Montagnea haussknechtii Rab.,Sitzungsber. naturw Ges. Isis Dresden 8, 1870. Fig. 8

MycoBank number: MB 295891; Index Fungorum number: IF 295891; Facesoffungi number: FoF 09751;

Fruiting Body –consisting of pileus, lamellae and centrally stipitate with a hard woody stipe. Pileus– 1.5–3.5 cm in diameter, usually truncate campanulate rarely becoming convex or applanate. The flesh of pileus reduced to a delicate membrane stretched over the lamellae, but thicker at the centre. At an early stage splitting radially near the disc but then reduced completely toward the margin of the cap. The gills then appear free and hang vertically downward attached to the disc. Colour range from grayish-white at the disc, where the surface may disrupt into small adpressed fibrillose scales, or appear ruptured radially to give a cog-wheel effect. Then, finally pileus becomes black exposing the lamellae. Lamellae– black, very crowded  and radially oriented. Stipe– 7.0–10.5 × 0.5–1.0 cm, woody, white to cream, longitudinally wrinkled with a fibrillose surface or coarse squarrose scales, equal, or more tapered towards the base with a small inconspicuous, fibrillose volva and displaying a fringed margin. Hymenium– in dried specimens comprising of a uniform brown honeycomb-like surface of collapsed and strongly agglutinated 4-spored basidia. Spores– 5.5–8.0 × 3.0–4.5µm, appearing black in the mass, but brown under the microscope. elliptic, angular and diamond-shaped or ovoid in shape with a slightly thickened wall and an oblique germpore.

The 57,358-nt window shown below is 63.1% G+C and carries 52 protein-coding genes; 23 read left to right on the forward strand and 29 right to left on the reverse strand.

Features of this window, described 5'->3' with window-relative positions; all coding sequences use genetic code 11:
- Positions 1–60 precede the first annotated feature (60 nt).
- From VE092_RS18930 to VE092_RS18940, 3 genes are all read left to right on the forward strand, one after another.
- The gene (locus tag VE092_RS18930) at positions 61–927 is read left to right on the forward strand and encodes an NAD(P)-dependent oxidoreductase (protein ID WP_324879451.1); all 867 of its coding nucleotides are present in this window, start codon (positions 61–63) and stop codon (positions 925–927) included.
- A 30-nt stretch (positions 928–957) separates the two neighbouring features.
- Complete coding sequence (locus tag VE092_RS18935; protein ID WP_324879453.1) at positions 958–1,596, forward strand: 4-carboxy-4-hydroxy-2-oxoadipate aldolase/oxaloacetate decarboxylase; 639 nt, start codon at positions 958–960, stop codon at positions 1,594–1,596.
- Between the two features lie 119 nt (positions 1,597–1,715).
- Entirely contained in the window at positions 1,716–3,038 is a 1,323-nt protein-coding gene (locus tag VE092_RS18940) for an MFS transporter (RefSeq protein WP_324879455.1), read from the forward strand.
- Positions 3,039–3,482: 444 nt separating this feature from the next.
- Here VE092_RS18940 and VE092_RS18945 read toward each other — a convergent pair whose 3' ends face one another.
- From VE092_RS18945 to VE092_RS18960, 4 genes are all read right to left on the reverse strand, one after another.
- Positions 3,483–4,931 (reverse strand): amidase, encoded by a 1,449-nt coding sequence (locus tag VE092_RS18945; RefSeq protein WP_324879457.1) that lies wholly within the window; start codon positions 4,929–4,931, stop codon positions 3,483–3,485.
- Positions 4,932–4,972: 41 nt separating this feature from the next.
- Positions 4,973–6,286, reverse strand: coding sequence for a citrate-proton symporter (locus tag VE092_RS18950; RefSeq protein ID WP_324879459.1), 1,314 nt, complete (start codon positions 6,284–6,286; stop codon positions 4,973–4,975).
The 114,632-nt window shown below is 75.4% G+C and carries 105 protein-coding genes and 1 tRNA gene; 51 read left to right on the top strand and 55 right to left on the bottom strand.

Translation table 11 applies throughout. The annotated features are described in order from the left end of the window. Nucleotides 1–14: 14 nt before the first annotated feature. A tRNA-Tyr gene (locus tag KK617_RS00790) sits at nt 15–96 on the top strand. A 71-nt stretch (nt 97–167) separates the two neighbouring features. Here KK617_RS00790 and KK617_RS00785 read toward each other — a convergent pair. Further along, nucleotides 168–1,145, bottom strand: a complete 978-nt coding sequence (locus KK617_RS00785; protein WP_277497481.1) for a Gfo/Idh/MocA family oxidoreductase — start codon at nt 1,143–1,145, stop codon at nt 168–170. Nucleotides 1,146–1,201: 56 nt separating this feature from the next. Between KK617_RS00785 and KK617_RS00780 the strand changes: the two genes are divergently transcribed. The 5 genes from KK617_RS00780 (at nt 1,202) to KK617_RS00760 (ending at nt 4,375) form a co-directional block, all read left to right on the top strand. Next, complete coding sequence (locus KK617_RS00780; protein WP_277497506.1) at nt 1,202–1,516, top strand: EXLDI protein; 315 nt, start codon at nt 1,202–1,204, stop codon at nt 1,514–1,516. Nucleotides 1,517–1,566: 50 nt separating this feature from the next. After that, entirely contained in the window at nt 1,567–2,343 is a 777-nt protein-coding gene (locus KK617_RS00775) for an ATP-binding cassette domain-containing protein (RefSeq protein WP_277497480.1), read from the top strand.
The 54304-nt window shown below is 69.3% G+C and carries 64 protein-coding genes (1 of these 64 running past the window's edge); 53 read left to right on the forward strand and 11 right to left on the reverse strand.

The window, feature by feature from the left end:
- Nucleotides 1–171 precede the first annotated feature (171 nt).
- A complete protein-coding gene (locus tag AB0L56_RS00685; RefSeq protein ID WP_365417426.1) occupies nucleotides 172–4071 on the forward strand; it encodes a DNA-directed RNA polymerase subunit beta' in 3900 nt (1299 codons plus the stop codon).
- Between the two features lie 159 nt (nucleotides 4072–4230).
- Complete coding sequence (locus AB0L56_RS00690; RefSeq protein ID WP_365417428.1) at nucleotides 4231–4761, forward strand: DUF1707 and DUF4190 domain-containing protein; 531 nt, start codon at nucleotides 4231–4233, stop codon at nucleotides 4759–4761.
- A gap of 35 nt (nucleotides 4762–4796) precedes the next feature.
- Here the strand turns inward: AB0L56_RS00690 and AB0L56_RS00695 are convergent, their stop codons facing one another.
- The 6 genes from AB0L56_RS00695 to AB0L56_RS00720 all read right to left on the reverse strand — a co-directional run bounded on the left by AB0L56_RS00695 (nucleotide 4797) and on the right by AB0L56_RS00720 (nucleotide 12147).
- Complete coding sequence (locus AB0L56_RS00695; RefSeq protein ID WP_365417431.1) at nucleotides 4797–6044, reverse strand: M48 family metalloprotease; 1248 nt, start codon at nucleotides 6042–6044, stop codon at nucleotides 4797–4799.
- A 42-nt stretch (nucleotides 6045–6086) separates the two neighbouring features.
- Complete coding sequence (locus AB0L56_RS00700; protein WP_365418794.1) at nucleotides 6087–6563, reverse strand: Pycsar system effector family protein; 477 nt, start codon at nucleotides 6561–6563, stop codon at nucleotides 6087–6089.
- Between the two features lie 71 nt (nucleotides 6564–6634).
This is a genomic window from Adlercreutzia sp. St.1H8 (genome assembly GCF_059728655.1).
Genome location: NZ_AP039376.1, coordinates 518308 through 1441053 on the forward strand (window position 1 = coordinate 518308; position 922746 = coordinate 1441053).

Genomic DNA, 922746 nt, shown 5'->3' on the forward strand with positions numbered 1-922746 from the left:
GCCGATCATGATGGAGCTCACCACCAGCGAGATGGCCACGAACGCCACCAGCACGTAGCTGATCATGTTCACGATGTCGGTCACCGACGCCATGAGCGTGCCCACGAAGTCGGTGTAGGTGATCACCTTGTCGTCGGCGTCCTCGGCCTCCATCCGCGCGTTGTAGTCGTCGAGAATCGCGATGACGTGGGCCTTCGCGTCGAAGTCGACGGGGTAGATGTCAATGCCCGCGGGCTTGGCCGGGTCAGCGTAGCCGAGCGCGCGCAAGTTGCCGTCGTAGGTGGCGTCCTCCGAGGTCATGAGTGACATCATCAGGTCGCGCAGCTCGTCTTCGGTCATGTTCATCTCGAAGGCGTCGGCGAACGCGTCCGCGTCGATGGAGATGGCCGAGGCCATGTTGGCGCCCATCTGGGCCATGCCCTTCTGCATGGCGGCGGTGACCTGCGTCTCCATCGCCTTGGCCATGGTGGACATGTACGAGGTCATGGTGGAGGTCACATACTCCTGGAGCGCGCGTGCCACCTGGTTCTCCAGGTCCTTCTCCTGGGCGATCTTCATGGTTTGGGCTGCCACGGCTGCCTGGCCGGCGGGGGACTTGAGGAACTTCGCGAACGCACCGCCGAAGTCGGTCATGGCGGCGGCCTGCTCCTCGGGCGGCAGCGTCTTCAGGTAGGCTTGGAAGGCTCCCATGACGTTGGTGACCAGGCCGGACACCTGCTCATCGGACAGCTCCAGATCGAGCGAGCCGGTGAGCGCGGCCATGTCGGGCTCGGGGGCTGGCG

Ecology and Distribution – The ecology of Montagnea haussknechtii has been studied by (Jacobson 1996) on decomposing dung in the dry sand dunes of the Namib Desert (South Africa) which is one of the driest places on earth. Later, this xerophilic species was recorded from Brazil on sandy soil by Baseia & Milanez (2002).

Specimens examined – JNV/Mycl/184 on 20 July 2018 in zone IC only in sandy soil, collected by Reenu Chouhan. 28°01’3.43″N73°18’53.82″E Bikaner, elevation: 242 m (794 ft), 26°55’3.47″N70°54’13.93″E Jaisalmer, elevation: 225 m (738 ft), 28°18’0.00″N74°57’0.00″E Churu, elevation:292 m (958 ft).

Note – The taxonomic description of this species has been given by Reid & Eicker (1991) from South Africa. Montagnea haussknechtii has been recorded during intense forays of dry areas of Jaisalmer District. The woody nature of the fungal tissue specially in the stipe helps to withstand dessication and it is not easily eroded by the force of dry winds. Moreover, they contain agglutinated 4-spored basidia which ensure effective dispersal of spores in these sandy habitats. Hence, these fungi are interesting desert survival- adapted species that have evolved several adaptations. This has helped them to survive under these harsh environmental conditions (Jacobson, 1996).

There are controversies in the taxonomic position of Montagnea as Singer (1986) observed that the affinities of this new family Montagneaceae lie with Coprinaceae in the Agaricales. However, according to his writings “If there is such a thing as a Gasteromycete, Montagnea is one of them.” Furthermore, according to Vilgalys et al. (1993), there is evidence from the rDNA sequences data to support the long-held hypothesis for other close relationships among secotioid, false truffles, and agaric forms such as the shaggy mane mushroom, Coprinus comatus and the gasteroid forms of Montagnea and Podaxis.



Fig. 8–a Fruiting body of Montagnea haussknechtii on sand dunes in extreme desiccating conditions.b. Spores. Scale bar: a = 5 cm ,b = 20 µm.